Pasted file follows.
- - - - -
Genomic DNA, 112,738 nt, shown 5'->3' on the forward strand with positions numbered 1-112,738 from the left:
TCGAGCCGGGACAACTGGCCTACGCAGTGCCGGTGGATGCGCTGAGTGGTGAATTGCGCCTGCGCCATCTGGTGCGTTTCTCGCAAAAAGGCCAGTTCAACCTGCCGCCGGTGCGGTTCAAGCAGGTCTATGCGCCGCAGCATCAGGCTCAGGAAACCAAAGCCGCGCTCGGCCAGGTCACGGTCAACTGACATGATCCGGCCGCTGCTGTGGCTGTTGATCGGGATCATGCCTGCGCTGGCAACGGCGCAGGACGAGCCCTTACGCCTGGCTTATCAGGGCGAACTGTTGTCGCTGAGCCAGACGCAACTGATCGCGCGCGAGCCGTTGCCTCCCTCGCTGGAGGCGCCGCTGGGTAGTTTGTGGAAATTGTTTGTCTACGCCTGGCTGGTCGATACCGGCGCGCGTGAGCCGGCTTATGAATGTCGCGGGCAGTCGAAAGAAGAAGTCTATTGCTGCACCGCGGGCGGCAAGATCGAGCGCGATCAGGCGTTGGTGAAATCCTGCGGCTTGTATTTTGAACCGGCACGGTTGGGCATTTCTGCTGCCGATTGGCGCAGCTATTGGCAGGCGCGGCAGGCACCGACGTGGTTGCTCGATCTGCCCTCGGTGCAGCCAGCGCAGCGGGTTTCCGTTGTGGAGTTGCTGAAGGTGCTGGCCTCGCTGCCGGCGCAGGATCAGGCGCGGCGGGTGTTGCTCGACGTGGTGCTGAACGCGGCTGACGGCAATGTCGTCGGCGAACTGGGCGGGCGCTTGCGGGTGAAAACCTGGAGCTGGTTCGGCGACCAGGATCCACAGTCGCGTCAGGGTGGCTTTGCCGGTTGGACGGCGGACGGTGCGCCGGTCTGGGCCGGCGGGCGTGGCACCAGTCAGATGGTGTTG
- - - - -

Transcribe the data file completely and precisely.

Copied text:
Genomic DNA, 112,738 nt, shown 5'->3' on the forward strand with positions numbered 1-112,738 from the left:
TCGAGCCGGGACAACTGGCCTACGCAGTGCCGGTGGATGCGCTGAGTGGTGAATTGCGCCTGCGCCATCTGGTGCGTTTCTCGCAAAAAGGCCAGTTCAACCTGCCGCCGGTGCGGTTCAAGCAGGTCTATGCGCCGCAGCATCAGGCTCAGGAAACCAAAGCCGCGCTCGGCCAGGTCACGGTCAACTGACATGATCCGGCCGCTGCTGTGGCTGTTGATCGGGATCATGCCTGCGCTGGCAACGGCGCAGGACGAGCCCTTACGCCTGGCTTATCAGGGCGAACTGTTGTCGCTGAGCCAGACGCAACTGATCGCGCGCGAGCCGTTGCCTCCCTCGCTGGAGGCGCCGCTGGGTAGTTTGTGGAAATTGTTTGTCTACGCCTGGCTGGTCGATACCGGCGCGCGTGAGCCGGCTTATGAATGTCGCGGGCAGTCGAAAGAAGAAGTCTATTGCTGCACCGCGGGCGGCAAGATCGAGCGCGATCAGGCGTTGGTGAAATCCTGCGGCTTGTATTTTGAACCGGCACGGTTGGGCATTTCTGCTGCCGATTGGCGCAGCTATTGGCAGGCGCGGCAGGCACCGACGTGGTTGCTCGATCTGCCCTCGGTGCAGCCAGCGCAGCGGGTTTCCGTTGTGGAGTTGCTGAAGGTGCTGGCCTCGCTGCCGGCGCAGGATCAGGCGCGGCGGGTGTTGCTCGACGTGGTGCTGAACGCGGCTGACGGCAATGTCGTCGGCGAACTGGGCGGGCGCTTGCGGGTGAAAACCTGGAGCTGGTTCGGCGACCAGGATCCACAGTCGCGTCAGGGTGGCTTTGCCGGTTGGACGGCGGACGGTGCGCCGGTCTGGGCCGGCGGGCGTGGCACCAGTCAGATGGTGTTG